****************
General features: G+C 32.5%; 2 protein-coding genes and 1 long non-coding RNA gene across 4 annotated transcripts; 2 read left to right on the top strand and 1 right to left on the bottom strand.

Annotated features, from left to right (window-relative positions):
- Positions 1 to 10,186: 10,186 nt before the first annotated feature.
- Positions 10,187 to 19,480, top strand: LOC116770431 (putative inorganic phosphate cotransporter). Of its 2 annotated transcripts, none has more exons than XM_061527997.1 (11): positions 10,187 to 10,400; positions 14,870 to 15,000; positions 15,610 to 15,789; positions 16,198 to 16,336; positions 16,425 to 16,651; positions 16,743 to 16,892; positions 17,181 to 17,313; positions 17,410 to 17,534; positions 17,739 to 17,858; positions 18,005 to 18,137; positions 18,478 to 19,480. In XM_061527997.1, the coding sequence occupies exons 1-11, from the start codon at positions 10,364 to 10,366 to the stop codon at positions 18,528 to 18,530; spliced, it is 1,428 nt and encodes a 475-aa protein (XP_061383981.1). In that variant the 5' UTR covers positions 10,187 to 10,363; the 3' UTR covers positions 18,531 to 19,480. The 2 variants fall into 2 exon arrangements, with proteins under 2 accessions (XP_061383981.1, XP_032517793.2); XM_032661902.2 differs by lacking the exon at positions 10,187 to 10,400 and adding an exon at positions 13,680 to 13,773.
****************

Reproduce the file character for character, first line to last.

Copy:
General features: G+C 32.5%; 2 protein-coding genes and 1 long non-coding RNA gene across 4 annotated transcripts; 2 read left to right on the top strand and 1 right to left on the bottom strand.

Annotated features, from left to right (window-relative positions):
- Positions 1 to 10,186: 10,186 nt before the first annotated feature.
- Positions 10,187 to 19,480, top strand: LOC116770431 (putative inorganic phosphate cotransporter). Of its 2 annotated transcripts, none has more exons than XM_061527997.1 (11): positions 10,187 to 10,400; positions 14,870 to 15,000; positions 15,610 to 15,789; positions 16,198 to 16,336; positions 16,425 to 16,651; positions 16,743 to 16,892; positions 17,181 to 17,313; positions 17,410 to 17,534; positions 17,739 to 17,858; positions 18,005 to 18,137; positions 18,478 to 19,480. In XM_061527997.1, the coding sequence occupies exons 1-11, from the start codon at positions 10,364 to 10,366 to the stop codon at positions 18,528 to 18,530; spliced, it is 1,428 nt and encodes a 475-aa protein (XP_061383981.1). In that variant the 5' UTR covers positions 10,187 to 10,363; the 3' UTR covers positions 18,531 to 19,480. The 2 variants fall into 2 exon arrangements, with proteins under 2 accessions (XP_061383981.1, XP_032517793.2); XM_032661902.2 differs by lacking the exon at positions 10,187 to 10,400 and adding an exon at positions 13,680 to 13,773.